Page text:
Azerbaijan vs. Armenia: This is what the new conflict over Nagorno-Karabakh is about

Dispute over Nagorno-Karabakh
Armenia versus Azerbaijan: That's what the renewed escalation of the conflict is about

Man brings possession to safety

A man brings his belongings to safety after the conflict over the Nagorno-Karabakh region escalated again in autumn 2020

© Valery Sharifulin / Picture Alliance

Fighting flares up again and again between Armenia and Azerbaijan. Many soldiers were killed again. But what for?

In the conflict that has been smoldering for years between Armenia and Azerbaijan there have again been deaths at the country's borders. According to the Armenian Defense Ministry, enemy troops tried to cross the borders. Armenian positions near the cities of Goris, Sotk and Dschermuk were attacked with artillery and large-caliber weapons. Conversely, Azerbaijan also accuses Armenia of shelling military positions in the border region. According to Azerbaijan, a large-scale attempt at sabotage by Armenians is said to have triggered the fighting on Tuesday night.

The situation is confusing – as is so often the case in wars. But one thing is certain: numerous people lost their lives in the battle. Armenian Prime Minister Nikol Pashinyan puts the number of Armenian soldiers killed at 49 and expects more deaths. Soldiers are also said to have been killed on the Azerbaijani side.

Armenia and Azerbaijan are at odds over Nagorno-Karabakh

Unlike, for example, the Russian war of aggression in Ukraine, the conflict between Azerbaijan and Armenia for a century, but flared up again with the collapse of the former Soviet Union. The region has been contested for centuries because it has repeatedly been under Armenian, Persian, Tatar-Mongolian, Turkish and Russian influence.

With the independence of Armenia and Azerbaijan from the Russian Tsarist Empire in 1918, both countries laid claim to the region in the South Caucasus. Supported by Turkey, the then Ottoman Empire, Azerbaijan finally received administrative rights over the region, which was already predominantly populated by Armenians at that time Nagorno-Karabakh. An agreement should at least guarantee far-reaching autonomy rights. However, these were repeatedly injured, which increasingly hardened the fronts between Armenia and Azerbaijan.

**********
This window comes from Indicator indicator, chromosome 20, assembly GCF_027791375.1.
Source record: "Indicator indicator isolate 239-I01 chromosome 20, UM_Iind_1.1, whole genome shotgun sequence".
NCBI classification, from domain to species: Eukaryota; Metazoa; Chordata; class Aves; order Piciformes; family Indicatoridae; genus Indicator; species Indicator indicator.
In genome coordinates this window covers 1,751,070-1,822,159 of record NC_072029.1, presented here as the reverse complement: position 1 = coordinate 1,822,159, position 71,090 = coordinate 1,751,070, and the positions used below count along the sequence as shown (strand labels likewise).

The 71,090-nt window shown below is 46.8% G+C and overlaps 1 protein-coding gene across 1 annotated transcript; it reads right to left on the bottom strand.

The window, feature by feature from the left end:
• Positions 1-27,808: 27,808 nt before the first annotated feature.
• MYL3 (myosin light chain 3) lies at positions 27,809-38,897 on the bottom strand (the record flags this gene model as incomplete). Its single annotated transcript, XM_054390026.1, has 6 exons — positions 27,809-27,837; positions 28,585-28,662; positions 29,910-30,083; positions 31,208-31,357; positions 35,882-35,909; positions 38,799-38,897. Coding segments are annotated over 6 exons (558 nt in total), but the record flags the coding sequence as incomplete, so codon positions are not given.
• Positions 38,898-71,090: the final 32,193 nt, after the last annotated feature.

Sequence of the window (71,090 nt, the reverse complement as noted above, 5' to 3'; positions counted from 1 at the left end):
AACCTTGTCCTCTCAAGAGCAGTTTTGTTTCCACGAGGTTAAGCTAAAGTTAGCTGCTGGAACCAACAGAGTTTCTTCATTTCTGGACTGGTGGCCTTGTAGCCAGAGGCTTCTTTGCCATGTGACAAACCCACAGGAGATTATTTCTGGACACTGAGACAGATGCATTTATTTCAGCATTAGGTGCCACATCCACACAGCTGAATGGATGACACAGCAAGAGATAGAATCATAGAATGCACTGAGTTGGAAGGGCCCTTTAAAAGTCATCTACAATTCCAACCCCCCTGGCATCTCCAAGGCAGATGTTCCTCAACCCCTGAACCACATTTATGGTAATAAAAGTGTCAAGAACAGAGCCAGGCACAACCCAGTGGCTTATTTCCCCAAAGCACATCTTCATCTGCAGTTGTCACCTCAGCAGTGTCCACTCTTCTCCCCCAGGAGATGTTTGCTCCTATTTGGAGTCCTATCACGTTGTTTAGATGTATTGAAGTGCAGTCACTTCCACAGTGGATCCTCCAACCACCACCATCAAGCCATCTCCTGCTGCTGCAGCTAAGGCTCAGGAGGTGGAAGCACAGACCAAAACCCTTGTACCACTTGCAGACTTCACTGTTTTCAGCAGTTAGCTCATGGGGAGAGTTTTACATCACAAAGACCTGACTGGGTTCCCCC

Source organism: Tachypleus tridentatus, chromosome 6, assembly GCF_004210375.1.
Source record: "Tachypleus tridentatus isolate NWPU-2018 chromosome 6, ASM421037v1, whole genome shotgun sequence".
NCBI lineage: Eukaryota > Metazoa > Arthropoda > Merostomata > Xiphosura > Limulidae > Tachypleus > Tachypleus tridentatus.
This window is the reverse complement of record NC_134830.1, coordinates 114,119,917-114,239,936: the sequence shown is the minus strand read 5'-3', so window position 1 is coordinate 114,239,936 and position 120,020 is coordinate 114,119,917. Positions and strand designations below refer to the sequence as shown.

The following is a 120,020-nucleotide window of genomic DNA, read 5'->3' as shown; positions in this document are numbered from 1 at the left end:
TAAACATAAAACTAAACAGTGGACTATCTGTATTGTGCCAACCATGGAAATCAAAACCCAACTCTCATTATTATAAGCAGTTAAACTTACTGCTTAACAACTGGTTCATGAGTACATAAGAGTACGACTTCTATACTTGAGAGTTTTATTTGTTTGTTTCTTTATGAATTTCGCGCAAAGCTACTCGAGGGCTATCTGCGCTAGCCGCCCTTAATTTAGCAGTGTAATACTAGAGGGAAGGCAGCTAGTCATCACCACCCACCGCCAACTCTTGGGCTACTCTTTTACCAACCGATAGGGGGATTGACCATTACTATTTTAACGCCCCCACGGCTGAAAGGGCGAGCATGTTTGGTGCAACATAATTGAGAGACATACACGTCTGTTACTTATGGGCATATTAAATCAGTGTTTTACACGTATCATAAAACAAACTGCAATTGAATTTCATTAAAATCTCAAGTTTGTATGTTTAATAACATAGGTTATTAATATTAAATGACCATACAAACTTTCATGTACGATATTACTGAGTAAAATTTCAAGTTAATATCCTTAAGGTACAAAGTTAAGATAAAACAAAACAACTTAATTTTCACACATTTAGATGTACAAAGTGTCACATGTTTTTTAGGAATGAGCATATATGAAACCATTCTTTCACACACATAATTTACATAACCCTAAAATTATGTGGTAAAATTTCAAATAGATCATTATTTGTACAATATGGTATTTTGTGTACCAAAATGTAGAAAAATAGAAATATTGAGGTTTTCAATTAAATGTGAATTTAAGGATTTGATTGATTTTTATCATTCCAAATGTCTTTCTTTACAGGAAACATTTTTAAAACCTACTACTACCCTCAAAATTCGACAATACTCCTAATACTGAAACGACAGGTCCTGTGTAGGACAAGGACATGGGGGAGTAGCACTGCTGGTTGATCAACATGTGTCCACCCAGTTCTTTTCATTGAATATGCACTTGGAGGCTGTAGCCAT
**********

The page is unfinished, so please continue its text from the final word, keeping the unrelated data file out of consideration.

Under Soviet rule, these tensions were largely suppressed. With the collapse of the Soviet Union, however, the conflict escalated again. The first major war between the two countries took place in the 1990s and claimed tens of thousands of lives on both sides between 1992 and 1994. A ceasefire agreement failed to resolve the conflict. The fact that the predominantly Armenian populated Nagorno-Karabakh declared independence in 1991 has never been recognized internationally. However, Armenia secured independence militarily by occupying seven Azerbaijani provinces – an illegal step from the point of view of international law.

Russia negotiates new ceasefire

The military conflict in autumn 2020 is one of the largest battles in recent history. Around 6,500 people were killed in the six-week battles. Because Russia mediated, the war was initially settled through a ceasefire agreement, and 2,000 Russian soldiers were also sent to keep the peace in Nagorno-Karabakh. For Armenia, the agreement also meant territorial losses. To date, there has not been a compromise, and the dispute remains unresolved. Political scientists therefore speak of a "frozen conflict".

After the most recent battles In a telephone call, Armenian head of state Nikol Pashinyan called on the USA, Russia and France to "react appropriately from the international community". A ceasefire was negotiated under the leadership of Russia. This occurred at eight o'clock Central European Time. Moscow said it was expected that both sides would stick to the agreement. Meanwhile, Turkey warned Armenia to stop its "provocations" against Azerbaijan and to "focus on peace negotiations and cooperation" with Baku.

Sources:State Center for Political Educationwith material from AFP and DPA

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